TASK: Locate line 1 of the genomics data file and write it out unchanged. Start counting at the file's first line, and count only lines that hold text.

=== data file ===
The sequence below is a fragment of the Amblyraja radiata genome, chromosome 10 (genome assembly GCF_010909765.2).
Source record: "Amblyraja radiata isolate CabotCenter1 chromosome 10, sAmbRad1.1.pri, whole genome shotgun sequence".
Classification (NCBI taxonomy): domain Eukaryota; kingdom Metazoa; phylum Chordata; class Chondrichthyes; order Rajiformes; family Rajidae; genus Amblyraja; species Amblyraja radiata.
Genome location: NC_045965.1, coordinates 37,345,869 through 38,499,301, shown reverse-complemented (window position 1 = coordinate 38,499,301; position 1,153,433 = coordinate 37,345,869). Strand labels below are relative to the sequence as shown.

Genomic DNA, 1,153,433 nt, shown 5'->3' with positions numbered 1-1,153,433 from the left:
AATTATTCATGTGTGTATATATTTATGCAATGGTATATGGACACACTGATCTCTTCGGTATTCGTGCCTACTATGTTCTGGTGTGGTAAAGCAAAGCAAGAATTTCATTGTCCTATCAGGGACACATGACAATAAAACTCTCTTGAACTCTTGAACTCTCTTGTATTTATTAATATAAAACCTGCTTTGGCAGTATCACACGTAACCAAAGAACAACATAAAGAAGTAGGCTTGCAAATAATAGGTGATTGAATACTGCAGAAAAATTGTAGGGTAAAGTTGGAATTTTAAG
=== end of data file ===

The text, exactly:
The sequence below is a fragment of the Amblyraja radiata genome, chromosome 10 (genome assembly GCF_010909765.2).